The White House Summit on Countering Violent Extremism will focus on opposing extremist violence at the domestic and international levels. It was announced in January shortly after a series of attacks in Paris that left 12 dead at a French satirical magazine, and four dead at a kosher market.
The meetings will not focus solely on the threat posed by the Islamic State of Iraq and the Levant, or ISIL, according to a senior administration official who spoke on condition of anonymity.
ISIL has been a prime extremist recruiter drawing members from across the globe, including Europe and the U.S., to come to its self-declared caliphate in Syria and Iraq, and has inspired extremists in North Africa, Europe and Canada to carry out grisly acts of violence.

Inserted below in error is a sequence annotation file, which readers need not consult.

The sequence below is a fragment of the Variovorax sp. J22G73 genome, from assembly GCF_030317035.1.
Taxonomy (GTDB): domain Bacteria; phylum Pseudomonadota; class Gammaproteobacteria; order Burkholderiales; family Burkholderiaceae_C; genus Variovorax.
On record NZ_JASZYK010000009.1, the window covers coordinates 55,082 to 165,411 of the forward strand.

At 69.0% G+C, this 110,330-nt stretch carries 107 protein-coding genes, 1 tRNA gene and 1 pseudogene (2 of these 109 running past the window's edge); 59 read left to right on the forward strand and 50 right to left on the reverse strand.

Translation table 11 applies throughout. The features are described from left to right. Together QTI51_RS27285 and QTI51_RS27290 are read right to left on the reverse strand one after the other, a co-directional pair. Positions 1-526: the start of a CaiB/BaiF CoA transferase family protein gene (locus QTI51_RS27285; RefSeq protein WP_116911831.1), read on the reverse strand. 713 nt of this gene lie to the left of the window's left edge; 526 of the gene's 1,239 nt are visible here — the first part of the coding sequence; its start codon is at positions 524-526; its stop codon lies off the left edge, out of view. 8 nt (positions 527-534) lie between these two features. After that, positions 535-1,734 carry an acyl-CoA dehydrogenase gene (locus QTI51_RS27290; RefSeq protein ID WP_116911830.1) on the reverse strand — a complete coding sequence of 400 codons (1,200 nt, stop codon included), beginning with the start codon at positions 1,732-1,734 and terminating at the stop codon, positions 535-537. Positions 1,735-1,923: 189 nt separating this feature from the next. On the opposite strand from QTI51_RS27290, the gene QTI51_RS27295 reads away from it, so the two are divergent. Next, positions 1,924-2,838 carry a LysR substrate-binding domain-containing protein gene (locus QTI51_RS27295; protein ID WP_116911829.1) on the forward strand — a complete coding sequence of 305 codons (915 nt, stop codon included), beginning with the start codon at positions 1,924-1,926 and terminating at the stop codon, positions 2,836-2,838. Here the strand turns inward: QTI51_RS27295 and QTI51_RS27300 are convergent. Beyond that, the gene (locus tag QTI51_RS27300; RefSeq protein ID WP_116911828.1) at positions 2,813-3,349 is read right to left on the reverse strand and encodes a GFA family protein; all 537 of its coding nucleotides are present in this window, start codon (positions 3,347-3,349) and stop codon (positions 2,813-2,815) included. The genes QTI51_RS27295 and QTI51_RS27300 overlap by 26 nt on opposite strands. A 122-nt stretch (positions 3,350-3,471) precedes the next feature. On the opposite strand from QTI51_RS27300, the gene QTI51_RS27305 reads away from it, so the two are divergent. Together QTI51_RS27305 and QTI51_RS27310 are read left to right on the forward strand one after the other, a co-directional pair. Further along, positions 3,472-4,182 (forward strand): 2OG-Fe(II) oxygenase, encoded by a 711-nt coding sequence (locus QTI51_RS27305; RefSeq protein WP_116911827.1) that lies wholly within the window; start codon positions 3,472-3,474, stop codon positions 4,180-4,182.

The summit seeks to build upon a 2011 national strategy paper released by the administration that emphasized local outreach efforts to combat radicalization.
Vice President Joe Biden will open the summit with a roundtable discussion with representatives from three cities whose community outreach programs the administration seeks to highlight – Boston, Los Angeles and Minneapolis-St. Paul.
President Barack Obama will address a gathering at the White House on Wednesday, followed by an address to representatives from more than 60 countries at the State Department on Thursday.